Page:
Now, if this were Greyhawk - where drow are treated PROPERLY - then I would say 'no way'. A GH Dwarf would probably eat a drow baby, because they don't even think of them as anything remotely 'human'. Everything is 'B&W' in GH, no 'shades of grey' like we have in FR.

More on-topic:
I actually prefer the non-Eilistraee explanations. Perhaps a group of dwarves came upon a disenfranchised group of Drow (survivors from something? Refugees? Outcasts?), who immediately attck them (being Drow), and amongst the camp-goods they find a baby (the mother is already very dead). They have no way of knowing anything about the child or where it came from, only that it is innocent of any wrong-doing and should be protected.


And now I realize i just responded to an old thread. YECH
SABERinBLUE Posted - 18 Dec 2016 : 20:03:11
Imagine a situation where there was one evil dwarf in a clan who was dealing with, say, a small settlement of renegade drow near to a dwarven city. The renegades aren't good drow, they're likely just cast offs from a few houses that fell, mixed with criminals and dregs with nowhere else to go. During several visits to the drow village, the dwarf was observed by a young drow girl making deals and selling secrets. After a particularly heated exchange one night, the dwarf storms off back to his clan with murder in his eyes. He passes the drow girl on his way out and kicks her aside, muttering something about "all you damned spider-kissers" getting what's coming to them, but no other drow sees or hears this. Knowing that the dwarf's sordid alliance with the village is one that is valued due to the benefits it earns them, the drow girl doubts that she can convince the self-serving adults that he means them harm. She follows him. She sees him throw himself at a wall a few times and make himself rumpled and unkempt before staggering back into the dwarven city, yelling about a drow encampment with stolen dwarven goods (that he himself had given them in trade). They rally round him and send a small battle group. She runs back to warn her village, but no one believes the word of a child, as she feared. She huddles in the safest space she can find to await the dwarves. They sack the village, killing all but her in her hiding place. She leaps out as they are about to find her, holding up a small pendant that she found accidentally dropped when he was bruising himself for his story, a worthless but sentimentally significant item that he would never have parted with and no one would have stolen from him. She holds it up and points at him. He tries to kill her, but says something irrefutably incriminating in the process. The other dwarves hold him back and haul him back to the city where he is tried and executed for collaborating with drow and causing the deaths of those dwarves killed in the raid. It is decided after much deliberation that it is only right to raise her as one of their own, since it was the lies of a dwarf that caused her home to be destroyed, and her actions that led to the apprehension of a dangerous traitor in their midst.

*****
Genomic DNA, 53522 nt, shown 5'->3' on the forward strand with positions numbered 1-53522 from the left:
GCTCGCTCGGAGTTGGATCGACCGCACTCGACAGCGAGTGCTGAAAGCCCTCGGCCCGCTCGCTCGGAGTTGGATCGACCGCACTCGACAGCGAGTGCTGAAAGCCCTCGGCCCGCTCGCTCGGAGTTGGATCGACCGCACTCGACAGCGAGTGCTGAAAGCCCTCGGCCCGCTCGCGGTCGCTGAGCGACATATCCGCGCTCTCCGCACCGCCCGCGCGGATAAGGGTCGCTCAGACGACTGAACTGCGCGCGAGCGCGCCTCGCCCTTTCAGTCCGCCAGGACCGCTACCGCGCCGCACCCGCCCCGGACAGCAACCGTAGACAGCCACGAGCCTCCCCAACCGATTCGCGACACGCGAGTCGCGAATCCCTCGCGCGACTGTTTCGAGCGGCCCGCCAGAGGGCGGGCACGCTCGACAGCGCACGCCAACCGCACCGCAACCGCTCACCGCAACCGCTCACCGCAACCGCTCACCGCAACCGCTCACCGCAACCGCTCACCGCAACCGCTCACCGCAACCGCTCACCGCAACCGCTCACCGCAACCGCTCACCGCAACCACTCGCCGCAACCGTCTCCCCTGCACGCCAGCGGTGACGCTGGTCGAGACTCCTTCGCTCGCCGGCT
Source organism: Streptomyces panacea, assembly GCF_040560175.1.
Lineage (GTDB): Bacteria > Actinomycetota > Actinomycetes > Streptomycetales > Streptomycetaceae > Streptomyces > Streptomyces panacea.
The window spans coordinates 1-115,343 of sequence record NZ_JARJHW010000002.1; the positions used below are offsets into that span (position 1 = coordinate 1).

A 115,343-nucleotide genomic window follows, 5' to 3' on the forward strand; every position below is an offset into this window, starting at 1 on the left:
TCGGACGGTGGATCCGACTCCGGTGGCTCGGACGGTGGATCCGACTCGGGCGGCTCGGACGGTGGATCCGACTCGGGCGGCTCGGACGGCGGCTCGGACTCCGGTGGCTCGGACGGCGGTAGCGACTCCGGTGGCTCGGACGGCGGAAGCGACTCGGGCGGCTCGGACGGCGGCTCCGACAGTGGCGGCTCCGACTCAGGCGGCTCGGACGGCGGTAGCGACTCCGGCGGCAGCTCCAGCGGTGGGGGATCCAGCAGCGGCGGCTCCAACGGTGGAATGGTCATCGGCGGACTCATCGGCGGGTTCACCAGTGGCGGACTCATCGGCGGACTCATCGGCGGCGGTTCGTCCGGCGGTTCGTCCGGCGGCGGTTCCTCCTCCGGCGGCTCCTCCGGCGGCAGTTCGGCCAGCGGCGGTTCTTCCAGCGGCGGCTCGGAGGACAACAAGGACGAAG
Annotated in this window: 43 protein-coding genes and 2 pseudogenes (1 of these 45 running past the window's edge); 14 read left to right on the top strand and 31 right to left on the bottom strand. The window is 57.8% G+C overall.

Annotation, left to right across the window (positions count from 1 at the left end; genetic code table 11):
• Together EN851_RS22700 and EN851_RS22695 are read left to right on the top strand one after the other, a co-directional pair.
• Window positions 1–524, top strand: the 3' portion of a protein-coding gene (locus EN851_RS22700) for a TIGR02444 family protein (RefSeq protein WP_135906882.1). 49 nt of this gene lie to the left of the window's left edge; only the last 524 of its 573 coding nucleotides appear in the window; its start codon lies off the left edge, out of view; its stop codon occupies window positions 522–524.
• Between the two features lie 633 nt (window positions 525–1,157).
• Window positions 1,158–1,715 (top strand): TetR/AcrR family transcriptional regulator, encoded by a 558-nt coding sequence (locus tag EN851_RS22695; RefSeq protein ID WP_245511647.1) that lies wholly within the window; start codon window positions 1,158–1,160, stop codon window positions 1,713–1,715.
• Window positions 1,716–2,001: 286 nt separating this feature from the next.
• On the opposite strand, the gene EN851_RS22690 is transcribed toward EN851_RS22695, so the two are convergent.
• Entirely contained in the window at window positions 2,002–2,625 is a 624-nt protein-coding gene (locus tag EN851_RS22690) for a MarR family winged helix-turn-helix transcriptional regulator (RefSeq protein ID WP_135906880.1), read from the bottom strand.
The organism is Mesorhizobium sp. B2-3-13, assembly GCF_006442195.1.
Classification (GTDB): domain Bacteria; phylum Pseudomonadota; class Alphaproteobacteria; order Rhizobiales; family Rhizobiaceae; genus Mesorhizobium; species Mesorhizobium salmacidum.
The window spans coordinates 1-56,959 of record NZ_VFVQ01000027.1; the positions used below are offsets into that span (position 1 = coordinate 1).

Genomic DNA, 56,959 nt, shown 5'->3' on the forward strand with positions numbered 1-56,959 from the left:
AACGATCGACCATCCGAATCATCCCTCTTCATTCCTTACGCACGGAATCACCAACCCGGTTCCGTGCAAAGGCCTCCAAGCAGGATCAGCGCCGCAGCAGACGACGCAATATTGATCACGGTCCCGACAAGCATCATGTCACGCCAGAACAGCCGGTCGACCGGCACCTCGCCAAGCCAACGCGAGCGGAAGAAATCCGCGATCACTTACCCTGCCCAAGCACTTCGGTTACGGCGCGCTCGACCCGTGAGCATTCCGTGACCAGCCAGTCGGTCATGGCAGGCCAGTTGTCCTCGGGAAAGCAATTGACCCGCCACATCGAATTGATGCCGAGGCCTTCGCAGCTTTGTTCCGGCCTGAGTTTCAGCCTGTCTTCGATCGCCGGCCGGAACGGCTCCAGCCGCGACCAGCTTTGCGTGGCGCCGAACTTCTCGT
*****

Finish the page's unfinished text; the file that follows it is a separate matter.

EDIT: Oh hell, I just saw the dates on this thread. Sorry about the necro.
Barbarossa rotbart Posted - 17 Nov 2015 : 12:55:12
quote:
Originally posted by Noobi-wan
... the dwarven goddess Mya a greater goddess of clan, family and wisdom, ...
I've never heard about a dwarven goddess with that name.
moonbeast Posted - 16 Nov 2015 : 21:19:27
quote:
Originally posted by BenN

Considering how dwarves feel about offering mercy (or otherwise) to goblinoid offspring (e.g.: "Where's the babies' room?" in recent RAS novels), they probably feel similarly merciless to drow babies.

So any kind-hearted dwarf who took in a drow baby could probably expect to he ostracized from his/her clan......


I second this. Dwarven society is unlikely to show compassion to a member of an "enemy race". Dwarves see themselves as a warrior race. And a warrior race could only be a successful warrior race if they waged war mercilessly and without compassion towards hated enemies. If the Dwarf race was full of merciful and kind-hearted softies, then they would not be a warrior race at all. It might make more sense for an isolated human tribe to adopt the Drow youngling. After all, humans have intermingled and interbred with just about all other humanoid races.

Humans are the most "accepting" and tolerant of the races (although I realize there are many intolerant and xenophobic humans as well).
Barbarossa rotbart Posted - 07 Nov 2015 : 15:56:55
Thank you, these suggestions are very good.
Noobi-wan Posted - 22 Oct 2015 : 22:24:48
- What would be a fitting name for her?
- How did she come to the Dwarves?
- Where did she come from?

Let's start from the bottom
-where did she come from?
Perhaps as a baby, she was taken from her home in the underdark. Her mother or father, a follower of Eilistraee could not stand to see their baby raised in the cruel culture of Dark Elves as they were escaped with and took the baby to the surface to see if they could locate an Eilistraee community to raise his/her daughter.

-How did she come to the Dwarves?